Employee attrition has been identified as a significant driver in the cost of customer churn. The quantifiable costs associated with hiring and training your people, along with the value of proficiency that comes with experience and tenure, can have a serious impact on your organization’s bottom line. It’s important to know your organization’s attrition rate, consider the costs associated with staff turnover, and take steps to improve your employee retention.
Work hard to create an environment where your staff feels valued and enjoys coming to work. Your efforts will likely result in a positive impact on both employee and customer retention.
While there has been much research on attrition rates, there is no one perfect number. The value of your skilled employees, and the cost to replace them, can vary based on your industry, organization, location, required skillsets, and many other factors. In a simple and scripted environment, where we have seen automation reduce the number of associates required, a higher attrition rate may be acceptable because the cost to replace them is less. However, in a more complex B2B organization, in addition to the gains in efficiency and proficiency associated with tenured employees, agents often build rapport and establish relationships with their customers. These relationships can support brand loyalty, and the loss of these employees can carry a much greater cost.
Once you realize the importance of employee retention, evaluate your attrition on an ongoing basis. Determine what is an acceptable rate for your organization, watch it carefully, anticipate changes, and analyze unexpected changes. Then, take steps to improve your ability to retain your employees and reduce attrition.
So, how do you do that? After you have hired the right people, provide them with the training, tools, and support they need to succeed.
Training – Employees can be frustrated, intimidated and ineffective without the training required to do the job effectively.
Initial technical and soft-skills training is paramount.
Try to schedule new hire training on the shift your new employees will be working. This will help them adjust to the schedule and observe and take training calls on the shift they will be working after they complete training.
Consider training in stages when appropriate. Train on easier tasks first, give them the opportunity to apply that learning, and then have them return for training on progressively more complex subjects and skills.
Consider peer mentor training. This provides opportunities to strong staff members and helps new employees assimilate in their new position on the team.
Training should be ongoing.
Traditional classroom and one-on-one training can be costly and difficult to accommodate, especially after the initial training. Be creative in your approach to training. Online training, webinars, contests and gamification are successful strategies that can increase learning and reduce operational impact.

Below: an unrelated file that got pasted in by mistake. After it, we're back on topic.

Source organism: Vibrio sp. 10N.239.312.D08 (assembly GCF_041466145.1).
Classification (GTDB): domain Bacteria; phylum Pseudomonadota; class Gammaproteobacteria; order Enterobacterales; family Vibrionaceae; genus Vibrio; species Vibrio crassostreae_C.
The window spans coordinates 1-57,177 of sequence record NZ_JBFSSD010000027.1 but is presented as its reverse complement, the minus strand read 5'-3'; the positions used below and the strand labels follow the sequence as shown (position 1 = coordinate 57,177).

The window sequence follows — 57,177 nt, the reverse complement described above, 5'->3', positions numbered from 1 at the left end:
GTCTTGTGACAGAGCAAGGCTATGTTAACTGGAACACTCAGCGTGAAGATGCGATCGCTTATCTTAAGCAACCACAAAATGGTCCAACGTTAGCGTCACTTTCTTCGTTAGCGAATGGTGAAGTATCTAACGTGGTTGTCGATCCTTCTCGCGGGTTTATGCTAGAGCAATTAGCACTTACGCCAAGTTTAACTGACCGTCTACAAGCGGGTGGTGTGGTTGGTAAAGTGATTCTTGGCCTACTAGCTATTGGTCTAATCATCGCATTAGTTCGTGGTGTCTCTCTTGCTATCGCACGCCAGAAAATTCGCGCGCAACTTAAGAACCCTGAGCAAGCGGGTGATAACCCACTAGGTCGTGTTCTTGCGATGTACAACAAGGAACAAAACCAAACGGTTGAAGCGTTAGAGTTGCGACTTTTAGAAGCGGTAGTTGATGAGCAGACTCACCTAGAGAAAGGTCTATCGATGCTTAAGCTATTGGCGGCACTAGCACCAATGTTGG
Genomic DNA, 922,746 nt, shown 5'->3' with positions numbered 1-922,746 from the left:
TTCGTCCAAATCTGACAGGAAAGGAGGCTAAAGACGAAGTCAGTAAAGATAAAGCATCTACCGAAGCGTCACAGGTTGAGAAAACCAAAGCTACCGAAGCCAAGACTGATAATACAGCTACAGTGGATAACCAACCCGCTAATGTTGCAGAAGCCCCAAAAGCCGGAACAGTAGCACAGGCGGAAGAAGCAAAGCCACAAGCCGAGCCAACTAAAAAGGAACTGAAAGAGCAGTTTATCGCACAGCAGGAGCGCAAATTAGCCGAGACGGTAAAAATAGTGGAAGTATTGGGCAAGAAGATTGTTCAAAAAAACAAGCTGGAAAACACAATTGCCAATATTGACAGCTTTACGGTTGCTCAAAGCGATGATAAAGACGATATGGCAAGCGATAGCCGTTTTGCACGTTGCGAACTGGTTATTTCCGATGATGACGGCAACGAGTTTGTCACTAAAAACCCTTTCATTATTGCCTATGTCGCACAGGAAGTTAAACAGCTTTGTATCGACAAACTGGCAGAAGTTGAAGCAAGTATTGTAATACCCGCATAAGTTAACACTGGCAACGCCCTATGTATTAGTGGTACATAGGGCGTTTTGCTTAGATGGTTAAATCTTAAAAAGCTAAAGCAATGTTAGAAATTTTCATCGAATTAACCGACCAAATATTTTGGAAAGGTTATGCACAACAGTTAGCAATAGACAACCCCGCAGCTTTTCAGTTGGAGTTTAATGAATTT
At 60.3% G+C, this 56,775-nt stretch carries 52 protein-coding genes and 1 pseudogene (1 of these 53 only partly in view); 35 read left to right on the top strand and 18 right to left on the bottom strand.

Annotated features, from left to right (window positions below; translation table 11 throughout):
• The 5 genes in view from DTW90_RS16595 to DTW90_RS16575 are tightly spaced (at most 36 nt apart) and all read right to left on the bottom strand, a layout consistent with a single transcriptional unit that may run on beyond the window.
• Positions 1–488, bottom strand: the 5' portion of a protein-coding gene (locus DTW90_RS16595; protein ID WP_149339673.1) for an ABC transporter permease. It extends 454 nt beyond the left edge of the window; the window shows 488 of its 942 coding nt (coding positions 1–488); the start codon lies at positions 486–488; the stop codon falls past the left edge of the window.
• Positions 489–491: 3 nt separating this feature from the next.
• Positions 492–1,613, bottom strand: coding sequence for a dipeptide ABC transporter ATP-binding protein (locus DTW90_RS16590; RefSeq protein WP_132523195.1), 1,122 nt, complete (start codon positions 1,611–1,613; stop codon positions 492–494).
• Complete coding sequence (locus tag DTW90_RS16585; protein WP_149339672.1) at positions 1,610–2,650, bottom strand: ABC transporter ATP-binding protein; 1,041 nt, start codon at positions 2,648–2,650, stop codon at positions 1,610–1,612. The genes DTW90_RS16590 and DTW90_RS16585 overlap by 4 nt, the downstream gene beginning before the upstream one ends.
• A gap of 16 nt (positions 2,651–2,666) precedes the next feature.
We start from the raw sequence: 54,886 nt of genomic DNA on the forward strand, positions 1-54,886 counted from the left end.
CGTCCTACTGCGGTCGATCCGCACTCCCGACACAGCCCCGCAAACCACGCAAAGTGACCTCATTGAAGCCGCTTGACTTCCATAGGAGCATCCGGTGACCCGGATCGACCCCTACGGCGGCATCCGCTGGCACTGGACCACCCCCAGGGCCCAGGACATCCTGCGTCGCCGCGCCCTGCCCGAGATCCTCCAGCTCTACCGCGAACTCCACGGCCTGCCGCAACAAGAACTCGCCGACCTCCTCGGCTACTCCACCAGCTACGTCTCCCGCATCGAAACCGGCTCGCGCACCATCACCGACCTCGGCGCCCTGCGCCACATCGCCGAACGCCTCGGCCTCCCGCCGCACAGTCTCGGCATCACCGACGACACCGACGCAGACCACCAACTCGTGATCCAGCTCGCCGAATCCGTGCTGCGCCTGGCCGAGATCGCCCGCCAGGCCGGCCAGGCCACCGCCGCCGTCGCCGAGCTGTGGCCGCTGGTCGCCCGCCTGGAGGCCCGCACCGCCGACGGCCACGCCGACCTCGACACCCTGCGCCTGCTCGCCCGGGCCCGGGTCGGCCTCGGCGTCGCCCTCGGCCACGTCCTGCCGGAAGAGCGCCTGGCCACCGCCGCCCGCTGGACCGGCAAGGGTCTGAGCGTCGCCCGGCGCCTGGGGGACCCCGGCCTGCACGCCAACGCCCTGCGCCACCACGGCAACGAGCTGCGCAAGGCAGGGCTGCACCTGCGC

Schedule training to minimize the impact on both the operation and the employee’s personal life.
Evaluate training on an on-going basis.
Training needs change over time. Technical enhancements, new products or services, changes in policies or regulations, and much more can result in outdated and ineffective training.
Evaluate the effectiveness of training to identify needed changes to the training curriculum and delivery.
Tools – Without the necessary tools, even your best agents can’t succeed.
Provide your employees with the tools they need to do a great job – headsets, computers, reference materials, feedback and anything else they need to be successful.
Make sure they know and understand your metrics, KPIs and any other pertinent measures. Help them realize the impact their individual performance can have on the customer and the organization’s success.
Let agents listen to their call recordings for self-evaluation purposes. This can be a valuable tool to help them hear the customer’s perspective, build confidence, and recognize areas they can work to improve.
Support – Leadership support plays a key role in retention.
Have the right people in leadership roles and ensure leaders have the training, tools and empowerment required to do their jobs in supporting the front-line staff.
Be available and visible to your staff in a supportive, not policing, way.
Ensure two-way communication – listen to them, and share with them.
Give your employees regular feedback and help them view qualitative and quantitative evaluations as a positive method to recognize their contributions and identify how you can help them grow to new heights.
Provide developmental and growth opportunities.
Finally, don’t forget the value of ongoing recognition. Pay your staff competitive wages and ask what is important to them.
Whether it’s a simple “thank you” or a bonus, everyone wants to be recognized for his or her efforts. Work hard to create an environment where your staff feels valued and enjoys coming to work. Your efforts will likely result in a positive impact on both employee and customer retention.